When Kelly joined us in 2011, she brought a wealth of strategic and operational experience to our team. As the divisional CFO for Cisco’s Consumer Segment and for WebEx, she was well-versed in building large-scale consumer subscription businesses. She also firmly believed in our core mission, becoming a champion for customer-centric decision making. As her role expanded to COO, she took on more areas of responsibility throughout the company from user ops to setting the agenda for marketing. So when we arrived at the right point in our company’s growth path to make a transition, the 3 of us — Kelly, Shayan and I — were all on the same page. Kelly is the right person to lead the company forward through its next phase of growth and development.
It’s not a goodbye. It’s a new chapter.
Given our amazing team, our company’s universally-loved mission and the new CEO that’s carrying the torch, I have no doubt that tomorrow’s Zoosk will be even better than the Zoosk of today. It will lead to many more fulfilling relationships, and innovate within the dating space. This is yet another step forward in a long journey for a company that’s destined for greatness.
Shayan and I feel personally grateful to all those who believed in us… those who joined us, invested in us, or otherwise helped us build the great company that is Zoosk, Inc. We don’t know what we did to deserve it. You have a special place in our hearts.
Thank you all! And here’s to new beginnings…
First, let me say that there are plenty of reasons to avoid starting a consumer internet company (low barrier to entry, shortened founder lifespan due to excessive stress etc.) But there is one major factor that makes it all worth it IMO:
It’s a lot of fun! Running (or working for) a consumer web company is like playing a video game. You press a button on the controller and something positive (or negative) happens in the game almost immediately. You win a video game by constantly pressing the buttons while trying to maximize your good moves and minimize your mistakes. It’s fast-paced and fun!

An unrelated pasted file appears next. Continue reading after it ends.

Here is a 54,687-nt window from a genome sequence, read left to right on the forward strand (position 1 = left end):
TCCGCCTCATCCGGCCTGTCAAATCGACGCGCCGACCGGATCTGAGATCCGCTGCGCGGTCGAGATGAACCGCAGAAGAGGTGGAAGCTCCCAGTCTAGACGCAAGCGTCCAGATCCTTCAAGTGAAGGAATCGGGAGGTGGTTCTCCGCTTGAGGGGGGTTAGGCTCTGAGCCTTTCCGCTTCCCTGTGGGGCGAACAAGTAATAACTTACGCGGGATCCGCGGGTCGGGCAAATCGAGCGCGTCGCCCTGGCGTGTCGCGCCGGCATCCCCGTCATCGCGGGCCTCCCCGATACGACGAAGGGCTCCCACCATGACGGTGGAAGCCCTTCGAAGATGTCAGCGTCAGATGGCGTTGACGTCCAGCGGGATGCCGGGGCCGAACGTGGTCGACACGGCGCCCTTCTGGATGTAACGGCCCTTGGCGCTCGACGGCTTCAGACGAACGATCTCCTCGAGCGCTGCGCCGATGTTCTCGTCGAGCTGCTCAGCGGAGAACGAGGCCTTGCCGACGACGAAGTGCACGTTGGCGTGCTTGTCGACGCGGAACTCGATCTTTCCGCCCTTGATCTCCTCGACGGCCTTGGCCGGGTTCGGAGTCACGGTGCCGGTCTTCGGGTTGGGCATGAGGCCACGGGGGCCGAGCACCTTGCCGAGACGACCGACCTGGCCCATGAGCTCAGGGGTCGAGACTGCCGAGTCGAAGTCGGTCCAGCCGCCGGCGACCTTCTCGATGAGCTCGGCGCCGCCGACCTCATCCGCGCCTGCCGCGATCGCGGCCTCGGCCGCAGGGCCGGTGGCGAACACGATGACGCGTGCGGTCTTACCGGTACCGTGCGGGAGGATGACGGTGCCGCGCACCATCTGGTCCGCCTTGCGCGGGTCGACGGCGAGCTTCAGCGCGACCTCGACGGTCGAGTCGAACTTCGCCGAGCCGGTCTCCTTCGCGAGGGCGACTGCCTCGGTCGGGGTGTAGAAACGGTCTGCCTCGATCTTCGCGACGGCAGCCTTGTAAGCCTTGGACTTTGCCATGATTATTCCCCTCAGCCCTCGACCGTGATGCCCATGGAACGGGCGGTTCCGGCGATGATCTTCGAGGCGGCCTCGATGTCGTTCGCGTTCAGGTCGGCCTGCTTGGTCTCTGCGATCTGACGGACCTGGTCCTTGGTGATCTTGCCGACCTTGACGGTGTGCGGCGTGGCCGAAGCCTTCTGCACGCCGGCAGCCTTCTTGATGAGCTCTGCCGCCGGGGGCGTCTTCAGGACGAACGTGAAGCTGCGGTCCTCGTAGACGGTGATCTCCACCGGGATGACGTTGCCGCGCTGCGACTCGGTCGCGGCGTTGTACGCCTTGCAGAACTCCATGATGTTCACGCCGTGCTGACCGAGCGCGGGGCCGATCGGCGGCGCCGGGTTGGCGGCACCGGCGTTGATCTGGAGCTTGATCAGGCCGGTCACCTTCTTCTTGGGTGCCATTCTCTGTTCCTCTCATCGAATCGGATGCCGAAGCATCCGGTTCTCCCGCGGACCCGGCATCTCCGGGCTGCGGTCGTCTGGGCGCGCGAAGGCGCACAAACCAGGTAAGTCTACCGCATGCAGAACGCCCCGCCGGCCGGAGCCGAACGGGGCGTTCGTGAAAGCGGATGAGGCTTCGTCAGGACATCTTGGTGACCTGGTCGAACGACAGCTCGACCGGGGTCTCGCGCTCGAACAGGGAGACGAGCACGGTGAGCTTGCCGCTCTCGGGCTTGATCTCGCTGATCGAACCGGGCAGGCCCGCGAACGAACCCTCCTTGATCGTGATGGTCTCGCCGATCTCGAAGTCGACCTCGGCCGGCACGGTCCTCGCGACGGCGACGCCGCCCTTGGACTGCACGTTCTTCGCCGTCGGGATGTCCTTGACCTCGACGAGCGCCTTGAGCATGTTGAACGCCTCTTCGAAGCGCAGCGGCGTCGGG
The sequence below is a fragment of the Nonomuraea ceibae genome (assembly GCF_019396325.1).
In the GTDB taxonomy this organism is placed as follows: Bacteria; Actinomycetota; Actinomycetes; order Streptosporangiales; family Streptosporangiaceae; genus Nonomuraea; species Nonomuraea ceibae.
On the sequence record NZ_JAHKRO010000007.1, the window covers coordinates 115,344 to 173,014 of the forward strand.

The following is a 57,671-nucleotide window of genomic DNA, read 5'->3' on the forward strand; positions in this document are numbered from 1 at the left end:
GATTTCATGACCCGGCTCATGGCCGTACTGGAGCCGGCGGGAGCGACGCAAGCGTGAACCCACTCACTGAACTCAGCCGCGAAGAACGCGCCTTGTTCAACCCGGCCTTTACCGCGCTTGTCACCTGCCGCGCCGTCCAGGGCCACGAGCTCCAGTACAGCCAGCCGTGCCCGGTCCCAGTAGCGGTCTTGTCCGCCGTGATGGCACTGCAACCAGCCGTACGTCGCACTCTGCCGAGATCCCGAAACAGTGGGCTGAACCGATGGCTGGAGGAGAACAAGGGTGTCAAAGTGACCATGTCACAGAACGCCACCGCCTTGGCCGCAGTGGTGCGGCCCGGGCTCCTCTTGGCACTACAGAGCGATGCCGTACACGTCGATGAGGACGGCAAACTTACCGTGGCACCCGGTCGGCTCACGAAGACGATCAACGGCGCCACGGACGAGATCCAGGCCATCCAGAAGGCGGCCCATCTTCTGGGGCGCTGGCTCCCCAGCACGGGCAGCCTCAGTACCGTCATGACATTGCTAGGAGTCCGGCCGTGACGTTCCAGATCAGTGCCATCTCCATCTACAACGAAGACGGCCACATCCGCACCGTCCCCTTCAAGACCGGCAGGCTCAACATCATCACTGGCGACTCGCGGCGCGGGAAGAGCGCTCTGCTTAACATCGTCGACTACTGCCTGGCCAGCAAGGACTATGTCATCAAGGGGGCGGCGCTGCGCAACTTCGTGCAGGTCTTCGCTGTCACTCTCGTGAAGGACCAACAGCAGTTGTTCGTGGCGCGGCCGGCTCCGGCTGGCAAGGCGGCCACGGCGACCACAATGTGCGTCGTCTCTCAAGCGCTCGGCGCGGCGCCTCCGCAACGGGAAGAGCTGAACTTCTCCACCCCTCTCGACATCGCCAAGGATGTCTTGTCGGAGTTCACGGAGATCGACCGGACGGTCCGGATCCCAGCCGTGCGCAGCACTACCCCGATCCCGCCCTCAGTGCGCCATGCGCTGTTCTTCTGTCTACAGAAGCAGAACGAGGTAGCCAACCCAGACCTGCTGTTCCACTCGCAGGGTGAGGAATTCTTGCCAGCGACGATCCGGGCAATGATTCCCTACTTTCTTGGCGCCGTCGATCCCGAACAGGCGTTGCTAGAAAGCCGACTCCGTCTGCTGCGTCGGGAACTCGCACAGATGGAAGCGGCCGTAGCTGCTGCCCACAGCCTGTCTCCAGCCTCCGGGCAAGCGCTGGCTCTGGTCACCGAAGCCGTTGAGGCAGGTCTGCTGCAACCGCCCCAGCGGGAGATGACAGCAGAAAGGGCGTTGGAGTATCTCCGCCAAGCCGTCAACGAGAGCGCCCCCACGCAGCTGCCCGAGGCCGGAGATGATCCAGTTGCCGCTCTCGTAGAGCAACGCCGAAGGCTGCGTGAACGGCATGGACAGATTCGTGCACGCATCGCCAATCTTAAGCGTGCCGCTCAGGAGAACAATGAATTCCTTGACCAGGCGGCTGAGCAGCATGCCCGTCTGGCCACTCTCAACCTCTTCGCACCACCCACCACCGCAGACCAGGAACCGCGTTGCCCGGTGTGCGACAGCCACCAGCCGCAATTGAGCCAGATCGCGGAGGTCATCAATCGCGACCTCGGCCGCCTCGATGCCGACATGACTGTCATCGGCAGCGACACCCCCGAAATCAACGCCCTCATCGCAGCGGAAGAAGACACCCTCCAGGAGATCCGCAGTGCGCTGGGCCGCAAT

Now imagine there was a 6-month lag between pressing the controller’s button and seeing your gun fire in a video game. That pretty much describes any other kind of business.
Good or bad, it often amazes me how relatively slowly things change when you look outside consumer internet companies. Watching them compete is particularly amusing. It’s a bit like watching three-toed sloths get into a fist fight.
It’s incredible how often I’ve heard people say that a company “hit the inflection point of an exponential growth curve and took off!” I’m writing this post so that I can give people a URL instead of arguing with them in a loud bar until foam comes out of my mouth.
Dude, an exponential growth curve does NOT have an inflection point! It simply doesn’t. And if a growth curve has an inflection point (in which case it cannot be exponential), you certainly don’t want to hit it.
If what I just said wasn’t readily obvious, please continue reading.
An inflection point is a point at which the second derivative of a curve changes sign. That is, it goes from a bowl to a dome, or vice versa. An exponential growth curve looks like this: